St. Bartholomew's church Altenburg

Organ details


After having had its impressive climax in the late baroque era (Trost, Silbermann, and others), Friedrich Ladegast from Weißenfels became the next pioneer in organ building in Germany. His organs not only mark the way into a new era of organ building but are also closely linked to the most important organ compositions of the 19th century.

Whereas Friedrich Ladegasts’s instruments represent the epoch of early Romantic, the “Fernwerk” that was added later appears as a testimony of the very last innovations of Romantic organ building processes.

After several alterations, Ladegast’s precious instrument in St Bartholonew’s church is in a very poor condition at the moment. But as the remaining originals parts are in good state, an extensive reconstruction is aspired and looks promising.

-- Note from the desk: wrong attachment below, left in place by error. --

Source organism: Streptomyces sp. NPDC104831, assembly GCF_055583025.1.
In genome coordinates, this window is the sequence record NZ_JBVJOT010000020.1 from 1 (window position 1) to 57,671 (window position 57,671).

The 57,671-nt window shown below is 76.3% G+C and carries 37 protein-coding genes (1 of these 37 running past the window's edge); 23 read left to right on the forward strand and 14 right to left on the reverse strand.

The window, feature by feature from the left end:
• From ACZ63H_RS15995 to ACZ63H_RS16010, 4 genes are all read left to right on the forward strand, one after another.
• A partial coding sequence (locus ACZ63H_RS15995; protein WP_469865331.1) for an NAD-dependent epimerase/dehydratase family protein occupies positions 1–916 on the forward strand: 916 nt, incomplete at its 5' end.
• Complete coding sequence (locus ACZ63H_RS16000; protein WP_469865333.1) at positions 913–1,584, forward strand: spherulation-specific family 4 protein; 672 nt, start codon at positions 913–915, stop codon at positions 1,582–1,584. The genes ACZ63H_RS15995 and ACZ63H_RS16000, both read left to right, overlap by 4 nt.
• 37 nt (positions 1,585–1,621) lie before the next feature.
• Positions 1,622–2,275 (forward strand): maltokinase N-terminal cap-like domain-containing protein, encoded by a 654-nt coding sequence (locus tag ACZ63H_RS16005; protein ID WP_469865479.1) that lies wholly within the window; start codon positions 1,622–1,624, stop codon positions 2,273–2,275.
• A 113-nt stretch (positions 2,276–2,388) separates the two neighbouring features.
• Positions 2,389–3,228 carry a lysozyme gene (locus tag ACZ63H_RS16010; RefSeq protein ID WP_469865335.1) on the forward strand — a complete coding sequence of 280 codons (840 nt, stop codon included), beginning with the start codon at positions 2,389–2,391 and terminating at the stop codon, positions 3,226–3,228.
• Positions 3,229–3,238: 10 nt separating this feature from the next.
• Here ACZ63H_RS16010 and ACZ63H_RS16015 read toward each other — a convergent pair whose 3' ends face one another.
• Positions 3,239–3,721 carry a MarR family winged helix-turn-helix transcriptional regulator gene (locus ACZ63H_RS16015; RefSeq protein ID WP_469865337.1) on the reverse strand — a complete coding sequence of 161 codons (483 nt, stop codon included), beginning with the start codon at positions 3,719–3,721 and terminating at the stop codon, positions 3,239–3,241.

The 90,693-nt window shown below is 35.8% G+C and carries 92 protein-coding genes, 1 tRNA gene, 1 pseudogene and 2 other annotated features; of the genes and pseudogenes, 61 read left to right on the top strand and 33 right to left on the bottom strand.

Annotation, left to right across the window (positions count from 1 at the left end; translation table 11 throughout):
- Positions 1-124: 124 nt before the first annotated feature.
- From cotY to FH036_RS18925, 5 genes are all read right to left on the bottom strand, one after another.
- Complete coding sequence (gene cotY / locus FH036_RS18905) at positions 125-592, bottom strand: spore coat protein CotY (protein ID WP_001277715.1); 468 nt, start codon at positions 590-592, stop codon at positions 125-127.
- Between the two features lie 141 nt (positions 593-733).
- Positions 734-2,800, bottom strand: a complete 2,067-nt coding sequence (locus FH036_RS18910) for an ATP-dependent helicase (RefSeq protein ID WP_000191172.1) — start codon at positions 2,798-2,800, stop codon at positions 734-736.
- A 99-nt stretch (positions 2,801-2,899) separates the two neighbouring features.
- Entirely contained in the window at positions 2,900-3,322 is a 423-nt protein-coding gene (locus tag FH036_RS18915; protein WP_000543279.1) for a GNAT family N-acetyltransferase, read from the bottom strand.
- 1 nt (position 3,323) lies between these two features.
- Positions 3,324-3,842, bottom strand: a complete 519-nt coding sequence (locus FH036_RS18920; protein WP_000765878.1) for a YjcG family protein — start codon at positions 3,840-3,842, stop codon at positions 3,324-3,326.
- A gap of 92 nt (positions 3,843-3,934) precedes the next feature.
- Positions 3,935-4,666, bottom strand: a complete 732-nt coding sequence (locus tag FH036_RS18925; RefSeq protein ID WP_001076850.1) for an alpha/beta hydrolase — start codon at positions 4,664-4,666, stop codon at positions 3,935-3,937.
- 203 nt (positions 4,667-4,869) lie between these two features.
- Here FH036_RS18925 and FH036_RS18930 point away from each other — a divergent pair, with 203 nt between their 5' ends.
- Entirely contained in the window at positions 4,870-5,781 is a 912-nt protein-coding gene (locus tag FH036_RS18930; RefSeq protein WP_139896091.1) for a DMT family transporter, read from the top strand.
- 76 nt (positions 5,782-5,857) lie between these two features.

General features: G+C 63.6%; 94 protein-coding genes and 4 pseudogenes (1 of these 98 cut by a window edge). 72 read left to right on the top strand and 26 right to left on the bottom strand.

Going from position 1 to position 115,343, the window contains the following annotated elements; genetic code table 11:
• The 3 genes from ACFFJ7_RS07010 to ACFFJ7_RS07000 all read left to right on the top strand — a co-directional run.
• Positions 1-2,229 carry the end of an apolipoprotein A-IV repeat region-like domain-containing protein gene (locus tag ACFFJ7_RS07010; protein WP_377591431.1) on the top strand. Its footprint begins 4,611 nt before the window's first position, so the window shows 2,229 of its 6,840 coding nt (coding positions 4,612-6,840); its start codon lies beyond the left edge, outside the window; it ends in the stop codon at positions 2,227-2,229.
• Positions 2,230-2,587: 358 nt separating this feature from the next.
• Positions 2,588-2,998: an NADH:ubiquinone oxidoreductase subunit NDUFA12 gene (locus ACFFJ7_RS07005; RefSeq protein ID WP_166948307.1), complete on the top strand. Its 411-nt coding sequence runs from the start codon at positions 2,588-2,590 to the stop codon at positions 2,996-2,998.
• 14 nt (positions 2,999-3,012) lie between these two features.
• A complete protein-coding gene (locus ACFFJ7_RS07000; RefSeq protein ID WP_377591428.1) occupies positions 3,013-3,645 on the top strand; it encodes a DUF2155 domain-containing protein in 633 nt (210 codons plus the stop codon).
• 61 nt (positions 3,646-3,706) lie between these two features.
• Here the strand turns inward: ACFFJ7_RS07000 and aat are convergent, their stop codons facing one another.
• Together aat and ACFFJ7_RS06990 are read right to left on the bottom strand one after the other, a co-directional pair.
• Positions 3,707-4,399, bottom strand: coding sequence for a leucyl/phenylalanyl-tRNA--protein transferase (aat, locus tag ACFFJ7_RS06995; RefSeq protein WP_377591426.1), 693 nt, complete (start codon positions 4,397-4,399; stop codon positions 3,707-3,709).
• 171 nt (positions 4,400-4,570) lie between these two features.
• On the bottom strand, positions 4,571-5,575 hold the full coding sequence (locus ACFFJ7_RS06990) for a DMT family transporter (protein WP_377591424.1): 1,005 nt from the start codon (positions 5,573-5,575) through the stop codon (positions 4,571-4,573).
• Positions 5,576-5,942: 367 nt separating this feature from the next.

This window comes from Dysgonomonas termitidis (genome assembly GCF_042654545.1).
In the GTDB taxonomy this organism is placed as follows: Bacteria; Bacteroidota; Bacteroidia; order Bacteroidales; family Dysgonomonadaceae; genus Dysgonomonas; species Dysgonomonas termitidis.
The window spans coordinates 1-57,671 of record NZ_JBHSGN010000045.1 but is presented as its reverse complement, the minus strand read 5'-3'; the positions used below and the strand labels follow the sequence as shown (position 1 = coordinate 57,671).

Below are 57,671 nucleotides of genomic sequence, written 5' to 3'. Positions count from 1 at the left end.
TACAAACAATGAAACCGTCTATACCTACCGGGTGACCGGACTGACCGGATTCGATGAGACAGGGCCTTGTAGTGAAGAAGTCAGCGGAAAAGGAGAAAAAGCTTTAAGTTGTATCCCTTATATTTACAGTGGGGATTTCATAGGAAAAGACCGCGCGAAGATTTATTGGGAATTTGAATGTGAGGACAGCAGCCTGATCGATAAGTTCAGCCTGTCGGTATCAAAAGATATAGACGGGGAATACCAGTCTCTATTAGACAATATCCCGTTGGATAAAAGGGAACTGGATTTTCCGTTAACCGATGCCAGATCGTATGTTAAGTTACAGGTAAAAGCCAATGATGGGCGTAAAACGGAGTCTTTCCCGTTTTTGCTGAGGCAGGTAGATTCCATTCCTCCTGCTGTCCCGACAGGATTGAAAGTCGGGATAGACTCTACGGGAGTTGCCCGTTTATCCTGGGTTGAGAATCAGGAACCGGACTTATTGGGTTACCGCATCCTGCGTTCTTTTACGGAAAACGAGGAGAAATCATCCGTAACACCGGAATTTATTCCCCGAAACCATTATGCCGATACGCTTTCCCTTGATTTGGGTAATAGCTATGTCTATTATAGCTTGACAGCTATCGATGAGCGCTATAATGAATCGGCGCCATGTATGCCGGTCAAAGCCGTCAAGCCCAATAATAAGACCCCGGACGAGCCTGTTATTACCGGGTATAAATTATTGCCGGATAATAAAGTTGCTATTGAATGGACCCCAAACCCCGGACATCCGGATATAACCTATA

• 1881: Friedrich Ladegast completes the organ with 40 stops on three manuals and pedal
  • WW I: disassembling of most front pipes for military purposes, the front pipes of the “Oberwerk” remained and therefore are of outstanding importance
  • 1919: zinc pipes were installed to replace the original tin front pipes
  • 1922: the “Fernwerk” was added by the company Jehmlich
  • 1949: tonal transformation matching neo-baroque's ideals. Replacement of the mechanical action by an electro-pneumatic action

Multimedia library


I. Hauptwerk
II. Oberwerk
III. Brustwerk
III. Fernwerk
Prinzipal 16
Prinzipal 8
Gedackt 8
Oktave 4
Gemshorn 4
Pommer 4
Quinte 2 2⁄3
Oktave 2
Blockflöte 2
Terz 1 3⁄5
Mixtur 1 1⁄3 IV
Zimbel 1⁄2 III
Trompete 8
Quintade 16
Prinzipal 8
Gemshorn 8
Rohrflöte 8
Oktave 4
Gedackt 4
Nasard 2 2⁄3
Waldflöte 2
Sesquialtera 2 2⁄3 II
Scharff 1 IV
Regal 8
Quintade 8
Rohrflöte 4
Spitzflöte 2
Quinte 1 1⁄3
Sifflet 1
Gedackt 8
Fl. Traverso 8
Geigenprinz. 4
Oktave 2
Untersatz 32
Prinzipal 16
Subbass 16
Oktavbass 8
Bassflöte 8
Quintbass 5 1⁄3
Oktavbass 4
Nachthorn 2
Mixtur 2 IV
Posaune 16
Trompete 8
(italic = not original)